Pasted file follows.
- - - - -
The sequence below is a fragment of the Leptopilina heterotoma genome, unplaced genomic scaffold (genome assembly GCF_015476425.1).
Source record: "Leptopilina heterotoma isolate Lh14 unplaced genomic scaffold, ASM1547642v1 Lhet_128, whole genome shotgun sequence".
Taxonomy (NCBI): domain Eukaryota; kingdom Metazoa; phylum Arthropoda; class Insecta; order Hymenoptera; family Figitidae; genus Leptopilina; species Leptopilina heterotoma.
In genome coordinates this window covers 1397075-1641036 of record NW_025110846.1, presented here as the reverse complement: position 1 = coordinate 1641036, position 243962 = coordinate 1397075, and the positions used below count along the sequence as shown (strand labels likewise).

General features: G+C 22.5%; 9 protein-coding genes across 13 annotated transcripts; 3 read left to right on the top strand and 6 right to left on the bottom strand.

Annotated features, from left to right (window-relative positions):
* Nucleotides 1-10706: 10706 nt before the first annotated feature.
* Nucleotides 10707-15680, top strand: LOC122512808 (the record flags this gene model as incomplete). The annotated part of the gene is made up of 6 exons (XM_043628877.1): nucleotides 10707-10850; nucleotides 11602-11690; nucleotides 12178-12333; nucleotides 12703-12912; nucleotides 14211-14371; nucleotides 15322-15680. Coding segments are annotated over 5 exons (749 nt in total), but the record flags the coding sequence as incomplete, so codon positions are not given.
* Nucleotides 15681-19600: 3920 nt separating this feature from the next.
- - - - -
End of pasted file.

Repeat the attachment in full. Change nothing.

The sequence below is a fragment of the Leptopilina heterotoma genome, unplaced genomic scaffold (genome assembly GCF_015476425.1).
Source record: "Leptopilina heterotoma isolate Lh14 unplaced genomic scaffold, ASM1547642v1 Lhet_128, whole genome shotgun sequence".
Taxonomy (NCBI): domain Eukaryota; kingdom Metazoa; phylum Arthropoda; class Insecta; order Hymenoptera; family Figitidae; genus Leptopilina; species Leptopilina heterotoma.
In genome coordinates this window covers 1397075-1641036 of record NW_025110846.1, presented here as the reverse complement: position 1 = coordinate 1641036, position 243962 = coordinate 1397075, and the positions used below count along the sequence as shown (strand labels likewise).

General features: G+C 22.5%; 9 protein-coding genes across 13 annotated transcripts; 3 read left to right on the top strand and 6 right to left on the bottom strand.

Annotated features, from left to right (window-relative positions):
* Nucleotides 1-10706: 10706 nt before the first annotated feature.
* Nucleotides 10707-15680, top strand: LOC122512808 (the record flags this gene model as incomplete). The annotated part of the gene is made up of 6 exons (XM_043628877.1): nucleotides 10707-10850; nucleotides 11602-11690; nucleotides 12178-12333; nucleotides 12703-12912; nucleotides 14211-14371; nucleotides 15322-15680. Coding segments are annotated over 5 exons (749 nt in total), but the record flags the coding sequence as incomplete, so codon positions are not given.
* Nucleotides 15681-19600: 3920 nt separating this feature from the next.